- Official Language(s)
- English, Mende, Temne
- 5.6 million
- % of Population Below Poverty
- 70.2% (3.9 million people)
- GDP per CAPITA (PPP US$) (?)
- $1,400 (Canada = $43,100)
- UN's Human Development Index (?)
Developing World Connections has been closely monitoring the situation in West Africa via our partners in Sierra Leone, the World Health Organization (WHO), Canadian Government travel advisories and other credible news sources. As a result of the impact of Ebola throughout Sierra Leone, Nigeria, Senegal, Guinea and Liberia, we indefinitely postponed our trips to Sierra Leone in 2014.
In November of 2015, WHO declared Sierra Leone to be free of Ebola transmission. We have continued our volunteer trips to Rwanda and Kenya, which were far removed from the Ebola outbreak. With Sierra Leone not having any cases of Ebola for an extended time, we are looking at resuming sending teams there in the near future.
Why volunteer in Sierra Leone?
Sierra Leone is one of Africa’s smallest and poorest nations. After a decade of civil war, 75% of the population lives below the poverty line with half living on less than $1 per day. Poverty is concentrated in the rural areas and around Freetown, the capital city.
Developing World Connections has partnered with the We Yone Child Foundation (WYCF), a non-profit non-government organization working for the improvement of the lives of children in Sierra Leone. WYCF’s mission is to provides sustainable, high-quality education and care to more than 300 underprivileged children in Kroo Bay and George Brook, two slum communities in central Freetown.
Santigie Bayo Dumbuya is WYCF’s Sierra Leonean founder and program director. In his youth, Santigie was forced to become a child soldier during Sierra Leone’s civil war. At the end of the war, he moved to Freetown with the help of his father’s neighbour who took him in so Santigie could complete his education. During his stay in the city, he become re-integrated into society and found a passion for helping others. Santigie earned his first diploma in project development and a second national diploma in business administration and management. In 2009, he founded WYCF in an effort to join his country’s struggle to provide peaceful, happy and well-educated childhoods.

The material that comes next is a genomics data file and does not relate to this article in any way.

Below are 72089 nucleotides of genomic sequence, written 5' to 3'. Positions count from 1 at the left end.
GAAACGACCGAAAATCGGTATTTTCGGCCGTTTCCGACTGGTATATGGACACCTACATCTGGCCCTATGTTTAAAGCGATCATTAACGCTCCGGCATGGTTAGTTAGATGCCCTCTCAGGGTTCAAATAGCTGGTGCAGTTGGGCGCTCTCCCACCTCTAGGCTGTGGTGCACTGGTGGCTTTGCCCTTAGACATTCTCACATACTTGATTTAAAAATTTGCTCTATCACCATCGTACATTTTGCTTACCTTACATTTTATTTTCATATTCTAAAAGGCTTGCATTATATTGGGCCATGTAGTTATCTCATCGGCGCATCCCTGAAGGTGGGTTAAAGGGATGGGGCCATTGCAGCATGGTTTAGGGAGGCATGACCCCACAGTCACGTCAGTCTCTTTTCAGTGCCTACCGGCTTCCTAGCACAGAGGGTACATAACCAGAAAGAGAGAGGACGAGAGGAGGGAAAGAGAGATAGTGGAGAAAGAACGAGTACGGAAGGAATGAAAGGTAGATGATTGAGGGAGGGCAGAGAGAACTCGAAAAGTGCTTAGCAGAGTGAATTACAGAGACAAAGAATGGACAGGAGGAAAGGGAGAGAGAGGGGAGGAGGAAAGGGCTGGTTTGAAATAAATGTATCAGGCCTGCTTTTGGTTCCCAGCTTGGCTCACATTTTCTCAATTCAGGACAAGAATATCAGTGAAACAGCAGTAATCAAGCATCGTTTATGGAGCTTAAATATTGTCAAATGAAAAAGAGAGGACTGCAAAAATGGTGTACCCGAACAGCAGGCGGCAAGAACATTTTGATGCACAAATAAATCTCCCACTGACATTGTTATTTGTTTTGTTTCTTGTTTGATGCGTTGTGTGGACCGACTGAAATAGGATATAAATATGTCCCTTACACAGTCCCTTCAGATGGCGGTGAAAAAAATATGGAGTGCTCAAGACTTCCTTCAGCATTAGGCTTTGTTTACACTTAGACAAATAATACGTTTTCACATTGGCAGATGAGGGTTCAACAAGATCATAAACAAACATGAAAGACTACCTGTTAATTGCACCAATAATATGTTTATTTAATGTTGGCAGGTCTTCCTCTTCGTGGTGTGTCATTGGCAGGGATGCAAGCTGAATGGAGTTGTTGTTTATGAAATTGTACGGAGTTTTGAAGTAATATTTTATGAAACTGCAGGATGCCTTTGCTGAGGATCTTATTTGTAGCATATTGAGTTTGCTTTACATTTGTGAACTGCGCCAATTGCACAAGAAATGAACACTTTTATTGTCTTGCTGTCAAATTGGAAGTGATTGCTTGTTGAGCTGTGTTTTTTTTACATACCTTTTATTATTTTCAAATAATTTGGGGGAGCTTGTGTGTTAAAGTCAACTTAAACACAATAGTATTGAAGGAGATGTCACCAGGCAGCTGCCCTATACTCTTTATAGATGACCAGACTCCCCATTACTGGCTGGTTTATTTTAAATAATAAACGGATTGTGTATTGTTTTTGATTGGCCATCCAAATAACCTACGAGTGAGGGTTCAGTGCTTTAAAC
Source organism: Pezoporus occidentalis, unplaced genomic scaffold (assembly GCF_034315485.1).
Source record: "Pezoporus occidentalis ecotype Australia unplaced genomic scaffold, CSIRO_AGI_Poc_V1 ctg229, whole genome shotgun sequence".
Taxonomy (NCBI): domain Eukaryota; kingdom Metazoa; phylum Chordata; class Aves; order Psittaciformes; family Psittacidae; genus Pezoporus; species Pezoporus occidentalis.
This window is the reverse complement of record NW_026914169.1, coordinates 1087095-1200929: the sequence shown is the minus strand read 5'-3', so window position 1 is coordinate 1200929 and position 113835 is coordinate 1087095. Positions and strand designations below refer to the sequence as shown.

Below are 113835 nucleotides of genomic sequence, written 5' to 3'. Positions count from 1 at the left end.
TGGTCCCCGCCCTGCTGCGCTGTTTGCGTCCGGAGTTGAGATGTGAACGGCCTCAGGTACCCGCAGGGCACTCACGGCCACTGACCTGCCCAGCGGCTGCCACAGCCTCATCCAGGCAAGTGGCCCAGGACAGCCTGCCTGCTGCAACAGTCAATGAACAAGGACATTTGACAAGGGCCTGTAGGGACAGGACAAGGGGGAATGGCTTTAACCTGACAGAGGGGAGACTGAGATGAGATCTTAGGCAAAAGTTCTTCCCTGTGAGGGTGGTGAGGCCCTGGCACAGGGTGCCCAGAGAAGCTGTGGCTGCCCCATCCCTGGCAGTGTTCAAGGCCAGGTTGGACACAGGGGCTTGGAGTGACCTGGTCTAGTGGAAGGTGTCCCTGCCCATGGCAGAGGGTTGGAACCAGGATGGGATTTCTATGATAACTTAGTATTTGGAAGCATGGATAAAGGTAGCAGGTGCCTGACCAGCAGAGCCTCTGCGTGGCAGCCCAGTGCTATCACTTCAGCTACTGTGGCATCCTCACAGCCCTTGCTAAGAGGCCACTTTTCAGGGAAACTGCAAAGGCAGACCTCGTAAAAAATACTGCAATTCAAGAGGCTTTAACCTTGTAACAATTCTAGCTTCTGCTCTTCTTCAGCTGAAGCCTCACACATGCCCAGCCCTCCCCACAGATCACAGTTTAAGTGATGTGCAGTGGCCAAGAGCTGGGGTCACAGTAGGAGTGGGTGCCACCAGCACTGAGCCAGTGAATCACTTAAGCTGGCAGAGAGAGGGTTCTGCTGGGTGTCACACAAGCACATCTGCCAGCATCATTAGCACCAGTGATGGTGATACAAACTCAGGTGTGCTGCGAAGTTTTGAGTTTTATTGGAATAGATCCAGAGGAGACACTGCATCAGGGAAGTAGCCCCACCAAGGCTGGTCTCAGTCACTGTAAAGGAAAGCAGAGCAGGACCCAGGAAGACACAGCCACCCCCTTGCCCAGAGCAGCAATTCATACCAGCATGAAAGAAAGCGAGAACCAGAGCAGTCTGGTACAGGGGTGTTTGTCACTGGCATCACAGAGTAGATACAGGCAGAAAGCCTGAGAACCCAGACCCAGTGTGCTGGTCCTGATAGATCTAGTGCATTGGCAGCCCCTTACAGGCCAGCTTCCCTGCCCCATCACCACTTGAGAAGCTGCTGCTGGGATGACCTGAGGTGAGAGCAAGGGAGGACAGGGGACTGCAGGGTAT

Volunteers will assist on construction projects in either the hillside community of George Brook or the impoverished slum of Kroo Bay. Our first volunteer teams helped rebuild the Temple of Faith primary school in George Brook. About 5,000 people live in this community that suffers from a lack of basic services and inadequate access to clean water and sanitation. There has been no urban planning in this area since it was occupied by internally displaced people, mostly from the northern province, during the civil war. After that first team left, Ebola hit and prevented more teams from going. DWC held a major fundraising event to be able to send money so local people could complete the construction, which they have done.
Future projects could take place in Kroo Bay, home to 6,000 people in a one-square-kilometre area at the foot of two rivers. Kroo Bay suffers from unemployment, poor health, high infant mortality, political marginalization and severe flooding in the rainy season. There are two primary schools within the community, one of which is the We Yone Child Foundation Kroo Bay community school.
Choose your trip
ADULT AND FAMILY, CUSTOM OR CORPORATE TRIPS: These are typically two weeks in length and include in-country food, ground transportation and accommodation, program costs and a substantial donation to the in-country partner. It does not include airfare. However, the cost paid through DWC is 100% tax deductible, including airfare.
Trips may be cancelled if not enough people are registered so please sign up early to avoid disappointment. A $500 deposit is required to hold your spot on the trip; the remaining balance is due 60 days before your trip.
Find out what it’s really like on a DWC volunteer trip. Check out our Sierra Leone blog featuring entries from the DWC team leaders and participants.
When can I go?
How much does it cost?
After you’re done volunteering, take in some of Sierra Leona’s sights. Visit the Tacugama Chimpanzee Sanctuary located 40 minutes outside of Freetown in the hills of the Western Area Forest Reserve. Spend time relaxing on John Obey or Lumley Beach or take a boat ride to Dublin Island, one of the three Banana Islands that lie off the coast south west of the Freetown Peninsula. Tambakula Arts and Crafts Centre is a great place to pick up beautiful artisan gifts. Be sure to stop to see the historical and symbolic cotton tree located in the oldest part of Freetown near the Supreme Court building, music club building and the National Museum. Sierra Leoneans believe this huge tree was where former African American slaves and the first settlers of Freetown prayed more than 200 years ago, and it is regarded as the symbol of the capital city.